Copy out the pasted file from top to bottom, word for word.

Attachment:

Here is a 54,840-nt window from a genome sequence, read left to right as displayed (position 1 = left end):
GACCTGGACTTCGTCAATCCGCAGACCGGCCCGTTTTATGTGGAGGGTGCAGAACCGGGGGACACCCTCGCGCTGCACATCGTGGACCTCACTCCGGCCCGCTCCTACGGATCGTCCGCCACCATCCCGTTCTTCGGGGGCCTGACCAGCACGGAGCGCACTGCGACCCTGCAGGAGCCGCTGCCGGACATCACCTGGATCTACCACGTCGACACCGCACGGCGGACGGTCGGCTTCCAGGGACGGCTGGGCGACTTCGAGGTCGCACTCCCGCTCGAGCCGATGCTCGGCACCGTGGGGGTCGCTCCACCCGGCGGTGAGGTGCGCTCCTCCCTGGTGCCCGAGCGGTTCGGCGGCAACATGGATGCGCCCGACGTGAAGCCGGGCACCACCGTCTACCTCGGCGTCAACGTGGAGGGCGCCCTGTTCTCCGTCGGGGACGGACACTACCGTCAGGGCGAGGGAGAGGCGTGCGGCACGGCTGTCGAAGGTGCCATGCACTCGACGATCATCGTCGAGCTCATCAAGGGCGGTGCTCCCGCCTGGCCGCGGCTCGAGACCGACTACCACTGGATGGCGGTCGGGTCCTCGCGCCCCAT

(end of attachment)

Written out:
Here is a 54,840-nt window from a genome sequence, read left to right as displayed (position 1 = left end):
GACCTGGACTTCGTCAATCCGCAGACCGGCCCGTTTTATGTGGAGGGTGCAGAACCGGGGGACACCCTCGCGCTGCACATCGTGGACCTCACTCCGGCCCGCTCCTACGGATCGTCCGCCACCATCCCGTTCTTCGGGGGCCTGACCAGCACGGAGCGCACTGCGACCCTGCAGGAGCCGCTGCCGGACATCACCTGGATCTACCACGTCGACACCGCACGGCGGACGGTCGGCTTCCAGGGACGGCTGGGCGACTTCGAGGTCGCACTCCCGCTCGAGCCGATGCTCGGCACCGTGGGGGTCGCTCCACCCGGCGGTGAGGTGCGCTCCTCCCTGGTGCCCGAGCGGTTCGGCGGCAACATGGATGCGCCCGACGTGAAGCCGGGCACCACCGTCTACCTCGGCGTCAACGTGGAGGGCGCCCTGTTCTCCGTCGGGGACGGACACTACCGTCAGGGCGAGGGAGAGGCGTGCGGCACGGCTGTCGAAGGTGCCATGCACTCGACGATCATCGTCGAGCTCATCAAGGGCGGTGCTCCCGCCTGGCCGCGGCTCGAGACCGACTACCACTGGATGGCGGTCGGGTCCTCGCGCCCCAT